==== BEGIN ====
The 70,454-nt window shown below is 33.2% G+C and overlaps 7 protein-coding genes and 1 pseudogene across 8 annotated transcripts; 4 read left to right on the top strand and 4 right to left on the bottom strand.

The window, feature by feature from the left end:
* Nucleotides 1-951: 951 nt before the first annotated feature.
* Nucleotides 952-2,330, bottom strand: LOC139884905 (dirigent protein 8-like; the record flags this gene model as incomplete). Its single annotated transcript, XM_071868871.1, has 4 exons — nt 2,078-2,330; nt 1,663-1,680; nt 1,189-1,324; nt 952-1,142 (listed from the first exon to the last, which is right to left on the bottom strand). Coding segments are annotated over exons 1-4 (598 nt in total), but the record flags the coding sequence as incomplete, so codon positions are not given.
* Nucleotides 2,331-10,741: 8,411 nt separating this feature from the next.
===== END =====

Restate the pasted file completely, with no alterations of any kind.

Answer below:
The 70,454-nt window shown below is 33.2% G+C and overlaps 7 protein-coding genes and 1 pseudogene across 8 annotated transcripts; 4 read left to right on the top strand and 4 right to left on the bottom strand.

The window, feature by feature from the left end:
* Nucleotides 1-951: 951 nt before the first annotated feature.
* Nucleotides 952-2,330, bottom strand: LOC139884905 (dirigent protein 8-like; the record flags this gene model as incomplete). Its single annotated transcript, XM_071868871.1, has 4 exons — nt 2,078-2,330; nt 1,663-1,680; nt 1,189-1,324; nt 952-1,142 (listed from the first exon to the last, which is right to left on the bottom strand). Coding segments are annotated over exons 1-4 (598 nt in total), but the record flags the coding sequence as incomplete, so codon positions are not given.
* Nucleotides 2,331-10,741: 8,411 nt separating this feature from the next.